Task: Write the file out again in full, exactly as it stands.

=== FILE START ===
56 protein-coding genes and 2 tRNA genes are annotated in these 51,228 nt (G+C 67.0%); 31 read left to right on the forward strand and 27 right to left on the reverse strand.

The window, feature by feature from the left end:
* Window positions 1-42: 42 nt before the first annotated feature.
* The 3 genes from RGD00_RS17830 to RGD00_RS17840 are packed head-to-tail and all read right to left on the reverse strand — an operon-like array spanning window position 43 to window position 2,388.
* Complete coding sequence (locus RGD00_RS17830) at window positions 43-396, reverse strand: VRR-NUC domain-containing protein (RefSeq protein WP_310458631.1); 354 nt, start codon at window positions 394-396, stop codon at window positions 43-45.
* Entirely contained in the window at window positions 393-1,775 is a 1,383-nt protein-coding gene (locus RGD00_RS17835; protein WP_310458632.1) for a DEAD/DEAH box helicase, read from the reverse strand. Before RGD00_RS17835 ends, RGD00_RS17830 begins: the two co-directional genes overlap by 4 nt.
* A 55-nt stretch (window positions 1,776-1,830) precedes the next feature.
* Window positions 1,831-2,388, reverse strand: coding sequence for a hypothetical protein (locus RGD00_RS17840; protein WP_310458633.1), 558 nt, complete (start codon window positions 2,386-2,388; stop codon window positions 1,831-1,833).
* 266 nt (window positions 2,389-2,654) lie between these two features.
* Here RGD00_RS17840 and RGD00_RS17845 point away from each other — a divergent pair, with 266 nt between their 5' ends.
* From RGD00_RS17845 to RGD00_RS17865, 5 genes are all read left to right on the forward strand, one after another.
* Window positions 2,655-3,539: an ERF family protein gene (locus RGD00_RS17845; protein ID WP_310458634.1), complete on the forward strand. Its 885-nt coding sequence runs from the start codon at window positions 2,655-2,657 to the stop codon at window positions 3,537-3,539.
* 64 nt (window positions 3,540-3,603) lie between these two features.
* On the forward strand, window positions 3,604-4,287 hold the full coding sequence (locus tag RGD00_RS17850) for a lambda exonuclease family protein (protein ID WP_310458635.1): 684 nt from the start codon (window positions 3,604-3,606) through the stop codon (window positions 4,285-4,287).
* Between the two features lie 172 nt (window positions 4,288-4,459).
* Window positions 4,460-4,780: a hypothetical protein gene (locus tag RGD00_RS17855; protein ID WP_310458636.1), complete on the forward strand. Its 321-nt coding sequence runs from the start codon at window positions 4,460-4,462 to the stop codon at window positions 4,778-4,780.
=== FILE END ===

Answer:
56 protein-coding genes and 2 tRNA genes are annotated in these 51,228 nt (G+C 67.0%); 31 read left to right on the forward strand and 27 right to left on the reverse strand.

The window, feature by feature from the left end:
* Window positions 1-42: 42 nt before the first annotated feature.
* The 3 genes from RGD00_RS17830 to RGD00_RS17840 are packed head-to-tail and all read right to left on the reverse strand — an operon-like array spanning window position 43 to window position 2,388.
* Complete coding sequence (locus RGD00_RS17830) at window positions 43-396, reverse strand: VRR-NUC domain-containing protein (RefSeq protein WP_310458631.1); 354 nt, start codon at window positions 394-396, stop codon at window positions 43-45.
* Entirely contained in the window at window positions 393-1,775 is a 1,383-nt protein-coding gene (locus RGD00_RS17835; protein WP_310458632.1) for a DEAD/DEAH box helicase, read from the reverse strand. Before RGD00_RS17835 ends, RGD00_RS17830 begins: the two co-directional genes overlap by 4 nt.
* A 55-nt stretch (window positions 1,776-1,830) precedes the next feature.
* Window positions 1,831-2,388, reverse strand: coding sequence for a hypothetical protein (locus RGD00_RS17840; protein WP_310458633.1), 558 nt, complete (start codon window positions 2,386-2,388; stop codon window positions 1,831-1,833).
* 266 nt (window positions 2,389-2,654) lie between these two features.
* Here RGD00_RS17840 and RGD00_RS17845 point away from each other — a divergent pair, with 266 nt between their 5' ends.
* From RGD00_RS17845 to RGD00_RS17865, 5 genes are all read left to right on the forward strand, one after another.
* Window positions 2,655-3,539: an ERF family protein gene (locus RGD00_RS17845; protein ID WP_310458634.1), complete on the forward strand. Its 885-nt coding sequence runs from the start codon at window positions 2,655-2,657 to the stop codon at window positions 3,537-3,539.
* 64 nt (window positions 3,540-3,603) lie between these two features.
* On the forward strand, window positions 3,604-4,287 hold the full coding sequence (locus tag RGD00_RS17850) for a lambda exonuclease family protein (protein ID WP_310458635.1): 684 nt from the start codon (window positions 3,604-3,606) through the stop codon (window positions 4,285-4,287).
* Between the two features lie 172 nt (window positions 4,288-4,459).
* Window positions 4,460-4,780: a hypothetical protein gene (locus tag RGD00_RS17855; protein ID WP_310458636.1), complete on the forward strand. Its 321-nt coding sequence runs from the start codon at window positions 4,460-4,462 to the stop codon at window positions 4,778-4,780.